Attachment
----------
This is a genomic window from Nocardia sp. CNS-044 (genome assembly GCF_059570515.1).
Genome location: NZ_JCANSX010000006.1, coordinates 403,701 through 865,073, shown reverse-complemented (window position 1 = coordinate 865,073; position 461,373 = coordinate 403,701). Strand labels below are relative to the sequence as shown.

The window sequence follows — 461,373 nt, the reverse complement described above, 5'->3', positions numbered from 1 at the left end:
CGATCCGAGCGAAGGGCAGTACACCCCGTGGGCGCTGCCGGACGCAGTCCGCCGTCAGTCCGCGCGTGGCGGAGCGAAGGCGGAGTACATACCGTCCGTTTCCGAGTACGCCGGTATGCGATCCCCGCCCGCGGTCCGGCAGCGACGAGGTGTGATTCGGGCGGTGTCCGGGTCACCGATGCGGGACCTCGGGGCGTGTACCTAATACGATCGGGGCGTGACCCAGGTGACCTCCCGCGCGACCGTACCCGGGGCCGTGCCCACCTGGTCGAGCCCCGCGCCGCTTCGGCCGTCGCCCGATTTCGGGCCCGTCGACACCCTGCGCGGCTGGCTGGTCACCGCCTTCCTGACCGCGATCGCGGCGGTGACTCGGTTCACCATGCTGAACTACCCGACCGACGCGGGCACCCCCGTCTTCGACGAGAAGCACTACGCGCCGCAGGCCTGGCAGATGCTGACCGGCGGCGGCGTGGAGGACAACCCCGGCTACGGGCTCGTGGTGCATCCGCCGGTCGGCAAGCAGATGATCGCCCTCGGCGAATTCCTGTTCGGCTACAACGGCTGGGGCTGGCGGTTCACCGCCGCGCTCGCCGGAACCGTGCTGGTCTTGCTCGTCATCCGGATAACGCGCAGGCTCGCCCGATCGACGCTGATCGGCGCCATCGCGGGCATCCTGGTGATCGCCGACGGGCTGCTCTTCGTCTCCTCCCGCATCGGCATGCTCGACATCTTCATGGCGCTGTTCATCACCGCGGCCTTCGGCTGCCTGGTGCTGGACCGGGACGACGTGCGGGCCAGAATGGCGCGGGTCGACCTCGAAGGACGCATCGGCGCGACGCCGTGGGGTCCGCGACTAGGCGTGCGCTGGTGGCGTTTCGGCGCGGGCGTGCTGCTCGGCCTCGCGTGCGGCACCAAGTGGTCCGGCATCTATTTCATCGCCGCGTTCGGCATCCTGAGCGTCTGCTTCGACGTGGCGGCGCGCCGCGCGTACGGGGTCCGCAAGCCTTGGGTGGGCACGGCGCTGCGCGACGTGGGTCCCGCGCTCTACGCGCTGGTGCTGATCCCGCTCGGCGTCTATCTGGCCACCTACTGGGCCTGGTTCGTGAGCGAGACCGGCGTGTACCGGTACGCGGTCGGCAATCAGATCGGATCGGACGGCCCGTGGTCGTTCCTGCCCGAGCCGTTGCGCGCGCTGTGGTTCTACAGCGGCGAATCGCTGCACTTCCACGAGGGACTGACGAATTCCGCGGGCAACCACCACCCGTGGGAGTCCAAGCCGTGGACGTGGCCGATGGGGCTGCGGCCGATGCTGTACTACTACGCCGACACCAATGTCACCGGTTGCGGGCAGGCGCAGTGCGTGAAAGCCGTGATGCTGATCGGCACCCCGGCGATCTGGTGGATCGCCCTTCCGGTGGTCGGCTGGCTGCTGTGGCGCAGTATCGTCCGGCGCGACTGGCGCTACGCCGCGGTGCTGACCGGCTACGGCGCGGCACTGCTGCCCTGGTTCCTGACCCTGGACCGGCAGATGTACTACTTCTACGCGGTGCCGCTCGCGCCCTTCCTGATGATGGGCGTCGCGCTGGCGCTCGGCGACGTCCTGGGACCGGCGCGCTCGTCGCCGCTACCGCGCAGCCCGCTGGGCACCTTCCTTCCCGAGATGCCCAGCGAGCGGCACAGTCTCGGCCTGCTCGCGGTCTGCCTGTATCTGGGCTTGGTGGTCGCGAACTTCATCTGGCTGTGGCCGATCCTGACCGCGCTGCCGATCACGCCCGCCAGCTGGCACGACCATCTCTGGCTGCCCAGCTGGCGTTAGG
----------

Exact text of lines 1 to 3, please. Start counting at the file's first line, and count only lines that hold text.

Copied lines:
This is a genomic window from Nocardia sp. CNS-044 (genome assembly GCF_059570515.1).
Genome location: NZ_JCANSX010000006.1, coordinates 403,701 through 865,073, shown reverse-complemented (window position 1 = coordinate 865,073; position 461,373 = coordinate 403,701). Strand labels below are relative to the sequence as shown.

The window sequence follows — 461,373 nt, the reverse complement described above, 5'->3', positions numbered from 1 at the left end: